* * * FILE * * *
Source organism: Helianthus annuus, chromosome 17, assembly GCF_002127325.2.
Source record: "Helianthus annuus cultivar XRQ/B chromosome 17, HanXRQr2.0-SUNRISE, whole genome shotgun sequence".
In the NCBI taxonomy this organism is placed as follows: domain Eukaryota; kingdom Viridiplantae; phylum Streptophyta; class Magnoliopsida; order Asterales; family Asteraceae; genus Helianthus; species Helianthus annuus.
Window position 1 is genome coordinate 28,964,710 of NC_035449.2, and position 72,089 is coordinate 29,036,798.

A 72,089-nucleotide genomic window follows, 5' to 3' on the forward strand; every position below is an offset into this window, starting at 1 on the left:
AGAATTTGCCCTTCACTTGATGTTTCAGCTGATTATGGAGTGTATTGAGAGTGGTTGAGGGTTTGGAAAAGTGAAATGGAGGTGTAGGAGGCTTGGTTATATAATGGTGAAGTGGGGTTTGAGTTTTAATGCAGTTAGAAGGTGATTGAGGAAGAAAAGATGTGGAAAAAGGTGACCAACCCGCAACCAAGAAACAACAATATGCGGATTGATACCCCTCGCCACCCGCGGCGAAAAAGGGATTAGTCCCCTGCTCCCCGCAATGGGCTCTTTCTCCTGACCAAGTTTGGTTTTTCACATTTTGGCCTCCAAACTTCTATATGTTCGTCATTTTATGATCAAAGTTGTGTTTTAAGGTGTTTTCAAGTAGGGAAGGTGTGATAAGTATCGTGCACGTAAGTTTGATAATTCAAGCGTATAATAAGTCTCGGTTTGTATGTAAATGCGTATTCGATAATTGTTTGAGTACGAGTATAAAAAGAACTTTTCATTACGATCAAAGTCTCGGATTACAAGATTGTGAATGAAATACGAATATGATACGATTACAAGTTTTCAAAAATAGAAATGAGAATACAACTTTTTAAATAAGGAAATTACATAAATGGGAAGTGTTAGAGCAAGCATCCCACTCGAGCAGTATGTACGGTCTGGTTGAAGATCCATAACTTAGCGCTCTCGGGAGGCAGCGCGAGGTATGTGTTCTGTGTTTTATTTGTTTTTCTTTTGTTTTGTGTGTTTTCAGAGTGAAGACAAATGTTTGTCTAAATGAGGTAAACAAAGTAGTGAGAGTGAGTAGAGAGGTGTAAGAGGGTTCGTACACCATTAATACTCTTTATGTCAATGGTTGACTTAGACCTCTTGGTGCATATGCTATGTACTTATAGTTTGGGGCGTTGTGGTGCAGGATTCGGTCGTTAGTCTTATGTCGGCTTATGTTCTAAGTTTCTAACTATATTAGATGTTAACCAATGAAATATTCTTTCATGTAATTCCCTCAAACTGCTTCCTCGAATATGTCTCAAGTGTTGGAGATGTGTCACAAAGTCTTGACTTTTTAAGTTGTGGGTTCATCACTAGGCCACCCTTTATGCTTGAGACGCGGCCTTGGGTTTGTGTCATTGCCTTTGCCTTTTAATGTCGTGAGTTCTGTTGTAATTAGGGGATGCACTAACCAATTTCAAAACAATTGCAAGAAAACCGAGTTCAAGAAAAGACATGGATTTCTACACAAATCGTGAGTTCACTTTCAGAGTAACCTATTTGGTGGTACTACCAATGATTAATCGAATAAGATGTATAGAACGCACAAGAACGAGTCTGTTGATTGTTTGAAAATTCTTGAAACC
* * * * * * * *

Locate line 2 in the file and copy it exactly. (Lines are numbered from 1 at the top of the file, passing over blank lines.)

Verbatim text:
Source record: "Helianthus annuus cultivar XRQ/B chromosome 17, HanXRQr2.0-SUNRISE, whole genome shotgun sequence".